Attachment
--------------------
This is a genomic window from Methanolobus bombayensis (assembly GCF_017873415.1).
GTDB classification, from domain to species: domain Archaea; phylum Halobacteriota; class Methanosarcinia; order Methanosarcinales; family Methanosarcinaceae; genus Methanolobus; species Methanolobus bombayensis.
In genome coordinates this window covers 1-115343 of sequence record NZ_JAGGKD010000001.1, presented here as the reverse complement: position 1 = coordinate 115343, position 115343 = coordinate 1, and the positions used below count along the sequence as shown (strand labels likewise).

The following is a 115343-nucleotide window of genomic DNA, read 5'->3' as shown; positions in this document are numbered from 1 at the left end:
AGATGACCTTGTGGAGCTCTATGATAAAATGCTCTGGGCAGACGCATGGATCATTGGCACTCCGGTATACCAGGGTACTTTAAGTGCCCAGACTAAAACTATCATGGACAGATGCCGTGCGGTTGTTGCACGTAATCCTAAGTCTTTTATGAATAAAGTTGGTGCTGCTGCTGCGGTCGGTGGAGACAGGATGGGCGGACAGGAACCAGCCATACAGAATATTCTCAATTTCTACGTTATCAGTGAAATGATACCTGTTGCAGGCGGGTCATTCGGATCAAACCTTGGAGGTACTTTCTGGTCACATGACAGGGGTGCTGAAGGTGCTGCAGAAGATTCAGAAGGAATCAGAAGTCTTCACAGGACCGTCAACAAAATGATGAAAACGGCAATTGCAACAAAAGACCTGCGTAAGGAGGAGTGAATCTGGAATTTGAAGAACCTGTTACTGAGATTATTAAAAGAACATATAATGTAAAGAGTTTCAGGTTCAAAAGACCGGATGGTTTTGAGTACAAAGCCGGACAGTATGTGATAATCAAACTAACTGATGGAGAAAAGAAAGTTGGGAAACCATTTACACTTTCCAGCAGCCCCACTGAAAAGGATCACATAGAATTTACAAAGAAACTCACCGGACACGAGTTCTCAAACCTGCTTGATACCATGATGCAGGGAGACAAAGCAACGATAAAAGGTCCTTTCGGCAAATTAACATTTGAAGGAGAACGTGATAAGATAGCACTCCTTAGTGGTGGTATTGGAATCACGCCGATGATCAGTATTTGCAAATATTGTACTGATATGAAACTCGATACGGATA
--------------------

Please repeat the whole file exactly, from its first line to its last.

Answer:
This is a genomic window from Methanolobus bombayensis (assembly GCF_017873415.1).
GTDB classification, from domain to species: domain Archaea; phylum Halobacteriota; class Methanosarcinia; order Methanosarcinales; family Methanosarcinaceae; genus Methanolobus; species Methanolobus bombayensis.
In genome coordinates this window covers 1-115343 of sequence record NZ_JAGGKD010000001.1, presented here as the reverse complement: position 1 = coordinate 115343, position 115343 = coordinate 1, and the positions used below count along the sequence as shown (strand labels likewise).

The following is a 115343-nucleotide window of genomic DNA, read 5'->3' as shown; positions in this document are numbered from 1 at the left end:
AGATGACCTTGTGGAGCTCTATGATAAAATGCTCTGGGCAGACGCATGGATCATTGGCACTCCGGTATACCAGGGTACTTTAAGTGCCCAGACTAAAACTATCATGGACAGATGCCGTGCGGTTGTTGCACGTAATCCTAAGTCTTTTATGAATAAAGTTGGTGCTGCTGCTGCGGTCGGTGGAGACAGGATGGGCGGACAGGAACCAGCCATACAGAATATTCTCAATTTCTACGTTATCAGTGAAATGATACCTGTTGCAGGCGGGTCATTCGGATCAAACCTTGGAGGTACTTTCTGGTCACATGACAGGGGTGCTGAAGGTGCTGCAGAAGATTCAGAAGGAATCAGAAGTCTTCACAGGACCGTCAACAAAATGATGAAAACGGCAATTGCAACAAAAGACCTGCGTAAGGAGGAGTGAATCTGGAATTTGAAGAACCTGTTACTGAGATTATTAAAAGAACATATAATGTAAAGAGTTTCAGGTTCAAAAGACCGGATGGTTTTGAGTACAAAGCCGGACAGTATGTGATAATCAAACTAACTGATGGAGAAAAGAAAGTTGGGAAACCATTTACACTTTCCAGCAGCCCCACTGAAAAGGATCACATAGAATTTACAAAGAAACTCACCGGACACGAGTTCTCAAACCTGCTTGATACCATGATGCAGGGAGACAAAGCAACGATAAAAGGTCCTTTCGGCAAATTAACATTTGAAGGAGAACGTGATAAGATAGCACTCCTTAGTGGTGGTATTGGAATCACGCCGATGATCAGTATTTGCAAATATTGTACTGATATGAAACTCGATACGGATA